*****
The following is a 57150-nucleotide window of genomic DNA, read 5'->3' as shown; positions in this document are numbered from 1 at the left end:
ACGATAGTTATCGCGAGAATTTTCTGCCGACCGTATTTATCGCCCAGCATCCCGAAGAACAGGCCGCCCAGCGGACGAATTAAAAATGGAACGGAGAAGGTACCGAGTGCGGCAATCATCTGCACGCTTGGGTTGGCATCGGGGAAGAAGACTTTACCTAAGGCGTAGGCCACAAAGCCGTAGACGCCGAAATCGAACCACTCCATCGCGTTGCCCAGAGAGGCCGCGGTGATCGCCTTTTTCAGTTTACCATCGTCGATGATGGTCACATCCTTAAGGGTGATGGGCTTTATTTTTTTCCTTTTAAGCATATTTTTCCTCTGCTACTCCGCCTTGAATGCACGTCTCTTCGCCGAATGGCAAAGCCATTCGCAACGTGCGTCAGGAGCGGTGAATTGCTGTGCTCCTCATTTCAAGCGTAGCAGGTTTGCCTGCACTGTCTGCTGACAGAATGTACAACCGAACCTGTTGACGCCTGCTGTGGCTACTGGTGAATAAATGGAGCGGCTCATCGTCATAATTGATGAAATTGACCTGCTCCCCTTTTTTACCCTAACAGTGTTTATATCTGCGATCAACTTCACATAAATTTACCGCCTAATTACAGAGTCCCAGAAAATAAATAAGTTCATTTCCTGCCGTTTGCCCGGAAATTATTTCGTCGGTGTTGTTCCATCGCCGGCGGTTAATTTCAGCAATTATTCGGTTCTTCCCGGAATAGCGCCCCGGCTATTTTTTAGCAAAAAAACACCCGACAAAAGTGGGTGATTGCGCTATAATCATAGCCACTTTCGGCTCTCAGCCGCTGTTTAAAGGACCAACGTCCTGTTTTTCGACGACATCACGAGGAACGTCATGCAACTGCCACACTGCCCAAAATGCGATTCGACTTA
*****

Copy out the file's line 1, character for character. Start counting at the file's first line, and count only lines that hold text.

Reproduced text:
The following is a 57150-nucleotide window of genomic DNA, read 5'->3' as shown; positions in this document are numbered from 1 at the left end: